ABOUT THIS BOOK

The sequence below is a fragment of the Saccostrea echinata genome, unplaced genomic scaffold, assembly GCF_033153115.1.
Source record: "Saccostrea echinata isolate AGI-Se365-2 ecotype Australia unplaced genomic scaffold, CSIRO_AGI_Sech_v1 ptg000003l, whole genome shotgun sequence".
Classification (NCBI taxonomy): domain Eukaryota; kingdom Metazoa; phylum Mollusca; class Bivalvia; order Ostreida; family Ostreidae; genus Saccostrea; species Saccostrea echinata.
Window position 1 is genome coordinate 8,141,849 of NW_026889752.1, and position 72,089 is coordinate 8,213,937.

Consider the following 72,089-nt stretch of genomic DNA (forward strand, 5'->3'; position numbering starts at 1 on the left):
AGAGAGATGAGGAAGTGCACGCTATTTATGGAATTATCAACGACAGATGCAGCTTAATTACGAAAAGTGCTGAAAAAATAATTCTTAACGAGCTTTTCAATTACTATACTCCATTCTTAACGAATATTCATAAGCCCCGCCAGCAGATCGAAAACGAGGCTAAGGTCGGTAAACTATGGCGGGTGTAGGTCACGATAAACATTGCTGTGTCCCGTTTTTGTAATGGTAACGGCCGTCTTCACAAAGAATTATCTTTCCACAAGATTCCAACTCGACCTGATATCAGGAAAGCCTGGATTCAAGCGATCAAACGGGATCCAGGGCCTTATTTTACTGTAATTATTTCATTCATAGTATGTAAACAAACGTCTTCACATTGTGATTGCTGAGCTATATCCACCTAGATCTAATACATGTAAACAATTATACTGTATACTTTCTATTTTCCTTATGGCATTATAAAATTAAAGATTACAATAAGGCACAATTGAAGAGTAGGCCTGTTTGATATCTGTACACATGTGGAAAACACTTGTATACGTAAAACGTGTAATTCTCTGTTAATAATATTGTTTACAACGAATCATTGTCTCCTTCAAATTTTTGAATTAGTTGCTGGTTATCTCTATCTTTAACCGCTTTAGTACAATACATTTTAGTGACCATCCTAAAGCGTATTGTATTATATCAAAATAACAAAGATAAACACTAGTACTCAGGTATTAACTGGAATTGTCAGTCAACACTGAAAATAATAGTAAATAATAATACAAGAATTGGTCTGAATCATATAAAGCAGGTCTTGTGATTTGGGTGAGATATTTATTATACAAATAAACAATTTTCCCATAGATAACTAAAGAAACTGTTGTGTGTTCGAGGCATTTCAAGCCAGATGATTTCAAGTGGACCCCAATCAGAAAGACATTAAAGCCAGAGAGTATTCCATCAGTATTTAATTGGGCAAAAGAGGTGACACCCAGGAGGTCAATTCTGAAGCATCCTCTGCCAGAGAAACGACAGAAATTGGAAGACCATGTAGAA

Antislavery white clergy and their congregations. Radicalized abolitionist women. African Americans committed to ending slavery through constitutional political action. These diverse groups attributed their common vision of a nation free from slavery to strong political and religious values. Owen Lovejoy’s gregarious personality, formidable oratorical talent, probing political analysis, and profound religious convictions made him the powerful leader the coalition needed. Owen Lovejoy and the Coalition for Equality examines how these three distinct groups merged their agendas into a single antislavery, religious, political campaign for equality with Lovejoy at the helm. Combining scholarly biography, historiography, and primary source material, Jane Ann and William F. Moore demonstrate Lovejoy's crucial role in nineteenth-century politics, the rise of antislavery sentiment in religious spaces, and the emerging commitment to end slavery in Congress. Their compelling account explores how the immorality of slavery became a touchstone of political and religious action in the United States through the efforts of a synergetic coalition led by an essential abolitionist figure.